Jesus will come from heaven in the same manner the apostles saw Him ascend into heaven – visually, personally, powerfully (Acts 1:9; 1 Thess. 4:16). Scriptures plainly tell us what will happen when Jesus returns. We do well to learn and reflect on what will take place when the Lord returns, then conform our hearts and lives to the will and word of the Son of God (Matt. 7:21-27). These things will happen when Jesus returns: 1) Resurrection of all the dead (Jno. 5:28-29; 1 Cor. 15:20-22). 2) Change of all the living from mortal to immortality (1 Cor. 15:52-54). 3) Judgment of every person (Matt. 25:31-46; Acts 17:30-31; 2 Cor. 5:10; Heb. 9:27; Rom. 2:5-11; Rev. 20:11-12). 4) The fiery destruction of the material realm (2 Pet. 3:7, 10-12). 5) Delivery of the kingdom to God the Father – eternal life in heaven (Matt. 25:46; 1 Cor. 15:24-28; 2 Tim. 4:8; Rev. 21:6-7). 6) The eternal punishment of the disobedient – eternal death in hell (Matt. 25:46; 2 Thess. 1:7-9; Rev. 20:13-15; 21:8). Jesus has ascended to the right hand of God, and He will return. May the truth convict us to faithfully serve Him and attempt to persuade others to prepare for that great day (1 Thess. 5:1-11; 2 Cor. 5:11).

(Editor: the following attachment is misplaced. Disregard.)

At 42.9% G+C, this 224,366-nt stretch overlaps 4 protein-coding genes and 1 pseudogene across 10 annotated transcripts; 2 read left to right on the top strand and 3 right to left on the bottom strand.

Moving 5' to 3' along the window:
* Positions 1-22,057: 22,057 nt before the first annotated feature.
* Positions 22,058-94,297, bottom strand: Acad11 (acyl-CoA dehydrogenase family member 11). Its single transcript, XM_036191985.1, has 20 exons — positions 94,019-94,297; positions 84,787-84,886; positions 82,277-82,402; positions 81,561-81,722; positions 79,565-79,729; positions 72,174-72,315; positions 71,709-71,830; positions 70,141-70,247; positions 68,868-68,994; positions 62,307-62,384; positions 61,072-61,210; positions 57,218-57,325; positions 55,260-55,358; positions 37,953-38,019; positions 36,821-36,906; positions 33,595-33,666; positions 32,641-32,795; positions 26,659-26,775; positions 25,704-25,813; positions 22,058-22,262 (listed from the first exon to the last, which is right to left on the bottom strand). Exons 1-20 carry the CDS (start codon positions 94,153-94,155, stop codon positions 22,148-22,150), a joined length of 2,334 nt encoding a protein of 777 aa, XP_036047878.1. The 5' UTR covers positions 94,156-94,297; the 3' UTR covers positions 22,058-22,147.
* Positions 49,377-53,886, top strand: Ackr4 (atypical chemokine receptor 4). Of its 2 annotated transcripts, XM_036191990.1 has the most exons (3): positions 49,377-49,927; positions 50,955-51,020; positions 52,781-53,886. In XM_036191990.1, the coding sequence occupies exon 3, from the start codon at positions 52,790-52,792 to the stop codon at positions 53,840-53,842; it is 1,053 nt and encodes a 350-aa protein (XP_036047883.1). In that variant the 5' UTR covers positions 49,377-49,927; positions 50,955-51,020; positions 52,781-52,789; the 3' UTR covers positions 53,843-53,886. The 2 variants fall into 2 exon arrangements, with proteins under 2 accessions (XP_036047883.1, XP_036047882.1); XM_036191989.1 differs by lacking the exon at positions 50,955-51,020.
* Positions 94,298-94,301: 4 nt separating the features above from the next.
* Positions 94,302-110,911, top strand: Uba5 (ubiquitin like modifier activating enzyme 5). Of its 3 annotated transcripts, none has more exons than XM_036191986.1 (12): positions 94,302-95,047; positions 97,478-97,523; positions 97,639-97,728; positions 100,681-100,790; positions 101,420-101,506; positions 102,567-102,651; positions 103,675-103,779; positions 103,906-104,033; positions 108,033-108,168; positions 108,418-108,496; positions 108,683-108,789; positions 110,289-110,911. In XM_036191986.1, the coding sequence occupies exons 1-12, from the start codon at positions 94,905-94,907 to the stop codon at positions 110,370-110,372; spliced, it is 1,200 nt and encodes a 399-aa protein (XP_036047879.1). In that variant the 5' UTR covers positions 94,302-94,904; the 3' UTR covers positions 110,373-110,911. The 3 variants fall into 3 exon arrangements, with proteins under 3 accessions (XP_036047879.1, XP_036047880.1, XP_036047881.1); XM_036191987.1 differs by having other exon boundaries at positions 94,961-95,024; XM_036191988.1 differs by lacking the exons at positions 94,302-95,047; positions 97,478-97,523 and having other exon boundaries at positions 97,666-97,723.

17 “Therefore My Father loves Me, because I lay down My life that I may take it again. 18 No one takes it from Me, but I lay it down of Myself. I have power to lay it down, and I have power to take it again. This command I have received from My Father.” (John 10:17–18, NKJV)